6. Fiction Favorites The coffee machine has finally come to an end. Reminds me of the song we sang in the schoolyard. “Ring around a Rosie. Pocket full of posies. All fall down.” Since that song was inspired by the bubonic plague, it seems fitting in this situation. The machine has given up the ghost and must be replaced. The new one is on its way, but until it arrives, it must be jiggered to override the internal controls. With much jiggering, a cup comes at last. The first sip brings to mind the statue of Roger Rabbit. A deep sigh follows the thought of having to get rid of it. The first task is to see if it is still there. A check of the ring doorbell on my phone shows it is no longer on the drive. To confirm the security shutdown process is begun. The claymore mines disarmed. The tower machine guns are placed on standby. The boiling oil vat is secured. The moat net retracted. The concertina wire rolled back. The trebuchet was secured. The gate lifted. The locks and deadbolts reset. The front door opened. Looking at where the statue used to be confirms it is gone. In its place is an envelope. Tearing it open, there are two messages. The first is from someone who signs their name, The Phantom. It reads No Police. If you want to see your stature again, you’ll follow our directions. We will be in touch. I hope the would-be kidnappers are happy with their statue since there is no reason to respond to any demands. The second message is from Linda Hill. It reads. Your Friday prompt for Stream of Consciousness Saturday is “a song from your childhood.” So think of a song from your childhood and just write. Have fun! If you would like to have fun, visit Linda’s blog and read how easy it will be. You can also see other prompt responses. Here is the link. Oh the woes of the coffee machine!
  7. Fantasy Book Cafe The Leaning Pile of Books is a feature in which I highlight books I got over the last week that sound like they may be interesting—old or new, bought or received in the mail for review consideration. Since I hope you will find new books you’re interested in reading in these posts, I try to be as informative as possible. If I can find them, links to excerpts, author’s websites, and places where you can find more information on the book are included, along with series information and the publisher’s book description. Disclosure: I am an affiliate of, and I will earn a commission if you click through and make a purchase. It has been some time since the last one of these posts since last month was the twelfth annual Women in SF&F Month! If you missed it, April was dedicated to highlighting some of the many women doing fantastic work in speculative fiction genres and featured a series of guest posts. This included discussions related to women in science fiction and/or fantasy and more general discussions about the genre(s) and what makes them special, as well as sharing about experiences and influences, writing, and creating stories, characters, and/or worlds. All of the 2023 guest posts can be found here. My birthday is also in April, which means I received some books as gifts. I might cover those next weekend, but due to time constraints, I am just highlighting ARCs and finished copies that came in the mail since last time today. Here are some upcoming releases I’m very excited about!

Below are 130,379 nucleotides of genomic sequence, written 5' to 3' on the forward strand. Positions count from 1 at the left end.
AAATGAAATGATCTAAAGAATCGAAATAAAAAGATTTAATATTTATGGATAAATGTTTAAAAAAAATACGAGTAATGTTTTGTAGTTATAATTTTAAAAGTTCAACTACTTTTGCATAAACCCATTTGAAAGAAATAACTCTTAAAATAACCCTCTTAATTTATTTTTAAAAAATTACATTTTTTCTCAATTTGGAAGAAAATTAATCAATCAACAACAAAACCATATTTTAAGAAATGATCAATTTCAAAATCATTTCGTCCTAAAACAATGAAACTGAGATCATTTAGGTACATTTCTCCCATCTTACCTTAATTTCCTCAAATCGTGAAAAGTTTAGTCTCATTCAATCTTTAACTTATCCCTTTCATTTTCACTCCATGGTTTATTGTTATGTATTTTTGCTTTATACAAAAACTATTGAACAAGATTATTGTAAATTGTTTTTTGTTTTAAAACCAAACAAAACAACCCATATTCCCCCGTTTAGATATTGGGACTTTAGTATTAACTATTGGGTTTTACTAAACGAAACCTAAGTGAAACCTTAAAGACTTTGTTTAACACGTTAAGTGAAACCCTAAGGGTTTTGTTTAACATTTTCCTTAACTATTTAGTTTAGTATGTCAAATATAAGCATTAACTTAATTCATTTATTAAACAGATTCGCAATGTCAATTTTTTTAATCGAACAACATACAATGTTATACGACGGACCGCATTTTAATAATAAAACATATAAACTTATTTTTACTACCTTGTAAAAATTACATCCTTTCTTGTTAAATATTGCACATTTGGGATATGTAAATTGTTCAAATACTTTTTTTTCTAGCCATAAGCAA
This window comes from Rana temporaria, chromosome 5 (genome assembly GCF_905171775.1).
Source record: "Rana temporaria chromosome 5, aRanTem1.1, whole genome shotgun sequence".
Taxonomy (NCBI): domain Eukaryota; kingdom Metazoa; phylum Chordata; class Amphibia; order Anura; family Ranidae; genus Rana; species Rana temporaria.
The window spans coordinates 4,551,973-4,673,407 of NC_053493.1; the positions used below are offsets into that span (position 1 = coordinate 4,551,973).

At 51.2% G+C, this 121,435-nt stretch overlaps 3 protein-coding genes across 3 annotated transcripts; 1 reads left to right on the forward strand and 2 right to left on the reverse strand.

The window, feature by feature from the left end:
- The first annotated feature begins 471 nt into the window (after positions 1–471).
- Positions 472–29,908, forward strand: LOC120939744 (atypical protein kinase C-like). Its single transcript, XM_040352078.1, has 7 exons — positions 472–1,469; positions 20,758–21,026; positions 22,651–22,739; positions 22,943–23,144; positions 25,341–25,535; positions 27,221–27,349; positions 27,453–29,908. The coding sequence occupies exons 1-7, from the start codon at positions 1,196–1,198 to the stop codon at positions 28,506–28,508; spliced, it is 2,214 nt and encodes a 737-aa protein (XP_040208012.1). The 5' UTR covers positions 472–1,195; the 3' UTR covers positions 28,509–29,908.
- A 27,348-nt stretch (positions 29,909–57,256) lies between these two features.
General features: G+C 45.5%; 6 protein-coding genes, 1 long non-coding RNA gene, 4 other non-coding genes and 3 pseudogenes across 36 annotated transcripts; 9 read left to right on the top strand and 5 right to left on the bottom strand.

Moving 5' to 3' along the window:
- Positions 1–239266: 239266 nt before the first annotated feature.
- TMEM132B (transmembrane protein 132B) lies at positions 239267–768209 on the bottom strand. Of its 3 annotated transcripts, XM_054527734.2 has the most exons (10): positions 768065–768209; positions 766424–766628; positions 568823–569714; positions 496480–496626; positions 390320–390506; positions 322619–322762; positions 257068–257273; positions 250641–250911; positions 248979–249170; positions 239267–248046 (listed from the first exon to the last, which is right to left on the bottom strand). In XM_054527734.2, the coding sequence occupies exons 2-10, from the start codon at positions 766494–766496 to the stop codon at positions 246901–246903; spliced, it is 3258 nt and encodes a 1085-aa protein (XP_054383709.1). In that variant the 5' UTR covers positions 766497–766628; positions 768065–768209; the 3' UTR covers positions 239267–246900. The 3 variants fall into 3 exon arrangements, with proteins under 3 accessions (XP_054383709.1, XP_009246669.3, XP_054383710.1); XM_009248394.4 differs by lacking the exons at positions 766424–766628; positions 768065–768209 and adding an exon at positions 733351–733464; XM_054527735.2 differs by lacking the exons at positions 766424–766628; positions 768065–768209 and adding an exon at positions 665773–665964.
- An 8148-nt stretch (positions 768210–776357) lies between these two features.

8. Writers Helping Writers Creator (Archetype) DESCRIPTION: Imaginative and highly driven, these characters are the artists, inventors, and scientists who feel compelled to create something totally new and innovative. Their motivation may come from a desire to write a wrong, solve a problem, meet a need, fill a personal void, or simply provide fulfillment for themselves. FICTIONAL EXAMPLES: Victor Frankenstein (Frankenstein), Willy Wonka (Charlie and the Chocolate Factory), Jo March (Little Women), Mozart (Amadeus), Zeus (Greek mythology) COMMON STRENGTHS: Adventurous, Ambitious, Bold, Creative, Curious, Disciplined, Focused, Idealistic, Imaginative, Independent, Industrious, Inspirational, Intelligent, Meticulous, Passionate, Persistent, Quirky, Resourceful, Talented, Uninhibited COMMON WEAKNESSES: Compulsive, Disorganized, Irresponsible, Manipulative, Oversensitive, Perfectionist, Possessive, Self-Indulgent, Stubborn, Uncooperative, Volatile, Workaholic
  9. Sue Vincent’s Daily Echo … This way comes!’ *** Up high among the hilltops a lone figure braves the weather, Feet braced against a howling gale and shoulders hunched together, The bitter wind and rain have dogged his footsteps every mile, The trademark headgear veils his face… “Not just a hat, it’s style.” You’ll find him where the mysteries lie hidden in the heather, A Little Grub behind him as they traipse the land together… Within the English countryside, there’s something feral lurking, He’s questing for the perfect pint (though says that he is working); “It’s research, Wen!” he will protest if challenged on his mission, As yet another ‘Special’ adds to knowledge by attrition. A thread like Ariadne’s winds through all his perorations, I will miss Sue forever. Her whit, the way she looked at life. God rest her soul.